Safety & Security (Prepare and Be Aware)

Managing Campus Visitors

Managing Campus Visitors


Violent events in American society have led college and university security directors to change the way they manage campus visitors. Time was, open campuses offered a warm welcome to visitors — townspeople and others — who were not part of the campus community. Of course, campuses employed security forces. “In the past, security officers had certain posts, perhaps at each entrance to the campus,” says Paul Timm, president of RETA Security, Inc. in Lemont, IL. “Others had fixed patrol routes.”

Under this system, members of the community as well as visitors pretty much came and went as they pleased. Security reacted when something needing a response happened.

Occasionally, a protest or a pep rally broke out and security would watch a little closer. Their presence often deterred trouble. If it didn’t and trouble erupted, they would step in quickly to handle the problem.

It’s Different Today

These days, college and university security people have decided that such an approach is too open. Security officers aim to be proactive, spot developing problems — caused by individuals or groups — and cut the problems off before an incident occurs. It doesn’t always work, but that’s the goal.

To facilitate that goal, college and university security professionals have moved beyond the fixed security station and predictable patrol routes of yesterday. “Today, security officers on patrol will stop to engage visitors,” says Timm. “We’ll approach visitors and speak to them: ‘Hello, welcome to our campus. May I help you find your destination?’

“When engaging visitors, security officers actively look for potential risks. We count on people to intervene, discourage and stop unwanted activity.”

Today, these and other visitor management procedures are followed by campus security as well as law enforcement officers assigned to a campus. Police officers, of course, undergo training that enables them to intervene and tamp down emotions when necessary.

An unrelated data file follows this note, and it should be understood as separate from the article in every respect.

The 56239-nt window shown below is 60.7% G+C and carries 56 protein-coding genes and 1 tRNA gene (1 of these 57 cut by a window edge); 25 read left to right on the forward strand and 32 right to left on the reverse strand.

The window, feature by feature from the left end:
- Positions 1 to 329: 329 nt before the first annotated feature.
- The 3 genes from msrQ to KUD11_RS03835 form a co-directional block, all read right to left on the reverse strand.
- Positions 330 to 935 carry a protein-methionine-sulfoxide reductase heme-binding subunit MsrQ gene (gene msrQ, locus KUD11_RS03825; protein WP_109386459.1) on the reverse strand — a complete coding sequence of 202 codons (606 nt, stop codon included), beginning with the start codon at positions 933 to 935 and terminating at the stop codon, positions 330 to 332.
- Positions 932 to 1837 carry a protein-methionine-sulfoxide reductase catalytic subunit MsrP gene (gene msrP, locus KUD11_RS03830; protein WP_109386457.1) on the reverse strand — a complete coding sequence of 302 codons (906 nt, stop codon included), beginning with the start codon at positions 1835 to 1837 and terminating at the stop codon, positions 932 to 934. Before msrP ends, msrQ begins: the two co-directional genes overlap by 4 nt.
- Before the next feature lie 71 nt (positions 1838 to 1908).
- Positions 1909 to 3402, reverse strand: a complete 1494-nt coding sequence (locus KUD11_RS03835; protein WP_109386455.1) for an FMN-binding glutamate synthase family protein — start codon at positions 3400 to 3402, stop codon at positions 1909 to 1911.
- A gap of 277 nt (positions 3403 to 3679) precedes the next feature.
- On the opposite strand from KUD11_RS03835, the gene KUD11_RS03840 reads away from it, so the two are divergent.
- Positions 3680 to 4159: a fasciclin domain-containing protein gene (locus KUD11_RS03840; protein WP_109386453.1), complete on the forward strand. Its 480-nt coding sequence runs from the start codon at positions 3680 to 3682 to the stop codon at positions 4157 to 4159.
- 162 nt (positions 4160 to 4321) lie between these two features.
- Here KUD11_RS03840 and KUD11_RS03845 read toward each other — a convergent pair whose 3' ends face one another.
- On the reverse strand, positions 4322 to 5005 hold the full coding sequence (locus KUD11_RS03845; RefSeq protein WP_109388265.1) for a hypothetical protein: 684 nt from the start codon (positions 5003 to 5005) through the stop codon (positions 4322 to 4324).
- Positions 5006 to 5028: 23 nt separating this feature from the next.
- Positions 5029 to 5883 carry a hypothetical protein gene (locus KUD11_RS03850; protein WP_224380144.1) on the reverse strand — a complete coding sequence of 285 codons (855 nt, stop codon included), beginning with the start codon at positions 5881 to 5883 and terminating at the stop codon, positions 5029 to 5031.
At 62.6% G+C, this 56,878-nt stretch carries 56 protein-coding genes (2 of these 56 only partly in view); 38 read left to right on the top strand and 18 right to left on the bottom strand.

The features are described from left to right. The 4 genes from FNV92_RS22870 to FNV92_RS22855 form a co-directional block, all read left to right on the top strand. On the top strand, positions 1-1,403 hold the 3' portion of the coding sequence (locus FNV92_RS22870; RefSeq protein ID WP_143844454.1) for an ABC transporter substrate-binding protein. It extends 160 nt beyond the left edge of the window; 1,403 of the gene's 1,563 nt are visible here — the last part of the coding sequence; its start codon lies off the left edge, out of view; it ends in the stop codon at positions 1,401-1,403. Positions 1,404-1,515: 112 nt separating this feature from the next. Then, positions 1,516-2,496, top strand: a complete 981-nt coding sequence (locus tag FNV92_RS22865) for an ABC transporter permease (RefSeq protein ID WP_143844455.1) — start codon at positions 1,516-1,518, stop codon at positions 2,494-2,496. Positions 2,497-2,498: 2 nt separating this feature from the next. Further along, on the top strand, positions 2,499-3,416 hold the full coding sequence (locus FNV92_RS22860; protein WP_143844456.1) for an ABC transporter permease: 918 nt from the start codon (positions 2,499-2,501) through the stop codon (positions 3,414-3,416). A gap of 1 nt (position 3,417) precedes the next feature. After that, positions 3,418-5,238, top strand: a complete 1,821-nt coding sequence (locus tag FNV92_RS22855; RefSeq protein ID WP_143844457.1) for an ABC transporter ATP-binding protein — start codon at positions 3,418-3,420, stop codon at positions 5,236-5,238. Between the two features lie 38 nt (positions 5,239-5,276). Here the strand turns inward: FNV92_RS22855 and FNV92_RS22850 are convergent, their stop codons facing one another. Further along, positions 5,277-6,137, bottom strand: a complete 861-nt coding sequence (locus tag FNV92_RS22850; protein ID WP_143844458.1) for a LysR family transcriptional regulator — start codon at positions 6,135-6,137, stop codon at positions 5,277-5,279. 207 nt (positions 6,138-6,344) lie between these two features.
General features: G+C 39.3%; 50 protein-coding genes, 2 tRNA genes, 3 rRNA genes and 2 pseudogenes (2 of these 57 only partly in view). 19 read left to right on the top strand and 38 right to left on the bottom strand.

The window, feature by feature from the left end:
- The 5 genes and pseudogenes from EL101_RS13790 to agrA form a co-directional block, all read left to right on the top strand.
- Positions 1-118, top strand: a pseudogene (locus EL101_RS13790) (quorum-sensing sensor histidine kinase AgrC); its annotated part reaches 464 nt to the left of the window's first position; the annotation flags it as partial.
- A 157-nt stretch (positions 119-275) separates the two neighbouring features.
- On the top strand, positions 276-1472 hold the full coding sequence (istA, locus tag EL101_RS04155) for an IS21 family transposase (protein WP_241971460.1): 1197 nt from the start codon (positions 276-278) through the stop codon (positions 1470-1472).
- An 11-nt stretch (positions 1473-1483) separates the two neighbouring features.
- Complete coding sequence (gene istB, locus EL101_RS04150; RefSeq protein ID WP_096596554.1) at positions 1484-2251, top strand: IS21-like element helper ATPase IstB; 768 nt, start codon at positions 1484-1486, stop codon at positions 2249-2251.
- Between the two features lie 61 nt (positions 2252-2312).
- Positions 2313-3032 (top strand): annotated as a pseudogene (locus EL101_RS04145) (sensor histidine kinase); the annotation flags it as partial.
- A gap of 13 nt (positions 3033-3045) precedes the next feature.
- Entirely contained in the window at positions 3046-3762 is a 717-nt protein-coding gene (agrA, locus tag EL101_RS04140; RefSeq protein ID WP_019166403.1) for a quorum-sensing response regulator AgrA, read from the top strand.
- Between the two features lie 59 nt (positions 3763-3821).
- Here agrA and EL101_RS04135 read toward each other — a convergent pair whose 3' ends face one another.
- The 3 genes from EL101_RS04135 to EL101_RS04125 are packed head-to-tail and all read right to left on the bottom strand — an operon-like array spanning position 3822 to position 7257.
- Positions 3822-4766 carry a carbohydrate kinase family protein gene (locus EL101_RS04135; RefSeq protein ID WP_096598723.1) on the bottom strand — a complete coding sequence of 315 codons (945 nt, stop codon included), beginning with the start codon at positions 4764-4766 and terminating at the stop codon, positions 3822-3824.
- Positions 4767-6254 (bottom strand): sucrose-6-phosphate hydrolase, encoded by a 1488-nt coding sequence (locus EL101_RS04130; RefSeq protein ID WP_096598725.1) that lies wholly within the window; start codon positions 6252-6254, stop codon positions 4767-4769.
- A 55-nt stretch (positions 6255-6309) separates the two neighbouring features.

Security officers can be trained in the same techniques. In fact, some security directors put their officers through formal police training programs to give them the skills they need to manage trouble.

Who’s Coming to Visit?

A key visitor management issue involves identifying visitors. “This is a difficult issue,” says Kevin Davis, J.D., CPP, 1st vice chair with the ASIS International School Safety and Security Council. “Most campuses want to maintain an open and inviting atmosphere. Yet many campuses cover many acres and consist of many buildings and outdoor areas, making it difficult to identify visitors and control access to campus.

“Some campuses are gated or located in a low number of buildings, making it relatively easy to control access. Security on these campuses can require visitors to wear distinctive visitor ID badges when entering the campus.”

Davis also notes the difficulties any school will have controlling access when hosting outside activities and rallies on campus.

Large and Small Schools

“There are different strategies for managing people on campus in small and large schools,” says Rick Thompson, a former campus security consultant with RETA Security. RETA recently merged with Facility Engineering Associates (FEA), a Washington, DC-based engineering consulting firm with offices around the country.

Smaller schools, continues Thompson, can manage access with little more than a fence and a gate with a guard.

“We’ve found that the best way to control access in larger schools with many buildings is to focus on each individual building,” he says. “You can use photo ID badges and a single access point in each building. Everyone goes past a security desk at the entrance staffed by a security person — or someone that works in the building. Everyone coming in displays a badge. Visitors that don’t have badges must check in at the desk and show an ID.”